11 Long Term Side Effects of Caffeine

Caffeine is found in many plants such as coffee beans, tea leaves, cocoa pods and kola nuts. It is a natural substance which can also be produced synthetically. Caffeine is added in many beverages and food items, and is also a part of many over-the-counter and prescription medicines. It has become an essential part of our daily lives, but there are certain long term effects of caffeine use.

Long Term Side Effects of Caffeine

1.      Dehydration

Caffeine is a diuretic which can increase the amount of fluid removed from the body. This can cause dehydration. When the body is dehydrated, the organs cannot function efficiently, thus causing problems all over the body.

2.      Fast Heart Rate

Caffeine is a stimulant and it can increase the heart rate. If you take excess caffeine, you are likely to have a fast pulse. When the heart beats very fast for a long time, it can get damaged. There can be tiredness and a feeling of exhaustion as a result.

3.      Spike in Blood Pressure

When the heart rate increases, the blood pressure gets elevated as well. One of the most common long term effects of caffeine consumption in excess is elevated systolic and diastolic blood pressure.

4.      Insomnia

Caffeine is a stimulant and can make insomnia worse. It keeps you awake and alert, which makes it hard to go to sleep. People who consume a lot of caffeine during the day are likely to toss and turn in bed at night.

5.      Peptic Ulcer Irritant

Caffeine increases acidity and can irritate a peptic ulcer. Symptoms of the peptic ulcer include feeling of bloating, heartburn, stomach pain and nausea. These symptoms can aggravate with long term caffeine use.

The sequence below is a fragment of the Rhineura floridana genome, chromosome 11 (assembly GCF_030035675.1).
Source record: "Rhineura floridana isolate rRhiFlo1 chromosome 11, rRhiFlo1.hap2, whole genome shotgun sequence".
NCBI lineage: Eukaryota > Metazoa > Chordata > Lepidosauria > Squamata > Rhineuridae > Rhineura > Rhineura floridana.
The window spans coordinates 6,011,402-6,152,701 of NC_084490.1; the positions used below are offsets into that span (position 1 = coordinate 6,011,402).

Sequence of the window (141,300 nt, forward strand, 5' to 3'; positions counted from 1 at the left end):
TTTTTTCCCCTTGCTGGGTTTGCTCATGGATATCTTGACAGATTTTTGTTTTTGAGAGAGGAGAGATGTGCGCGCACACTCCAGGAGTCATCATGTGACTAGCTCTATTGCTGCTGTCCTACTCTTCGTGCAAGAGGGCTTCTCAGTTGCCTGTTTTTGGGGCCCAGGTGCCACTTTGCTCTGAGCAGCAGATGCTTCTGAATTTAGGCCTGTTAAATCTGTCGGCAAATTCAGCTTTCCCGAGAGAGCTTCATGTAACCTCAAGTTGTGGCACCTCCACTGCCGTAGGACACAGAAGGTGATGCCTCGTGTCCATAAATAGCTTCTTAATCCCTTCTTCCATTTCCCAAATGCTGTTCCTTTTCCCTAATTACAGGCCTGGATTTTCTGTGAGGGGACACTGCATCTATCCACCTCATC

6.      Depression and Anxiety

Caffeine interferes with moods and its usage can result in spikes and dips in energy levels. Long term and excessive consumption of caffeine can cause mood disorders like depression and nervousness. Consuming caffeine for a long time can also lead to anxiety and a jittery feeling.

8.      Headaches

A transient or long term headache can result from excessive and long term caffeine intake. Caffeine stimulates the nervous system, which can cause headaches. Sometimes headache is experienced as a withdrawal symptom when you cut back on caffeine consumption.

9.      Addiction

Excessive and long term caffeine intake can result in addiction. It is one of the most commonly experienced long term effects of caffeine. The body becomes dependant on the regular caffeine consumption and withdrawal symptoms appear when it doesn’t get the caffeine fix.

10.  Side Effects on Pregnancy

Caffeine can cross the placental barrier and reach the blood circulation of the fetus. When pregnant women consume excessive caffeine, the baby can have a very fast heart rate. This can increase the risk of miscarriage and can lead to slow development and growth retardation. Caffeine intake is also known to increase the incidence of painful lump formation in breasts, which is also known as fibrocystic disease.

11.  Calcium Malabsorption

Caffeine reduces calcium absorption and interferes with the calcium metabolism. This can cause low calcium levels which can result in brittle bones or osteoporosis.

How Much Caffeine Can You Consume Without Adverse Effects?

1.      For Healthy People

  • For Adults: Adults can have 300-400 mg of caffeine daily without experiencing any side effects.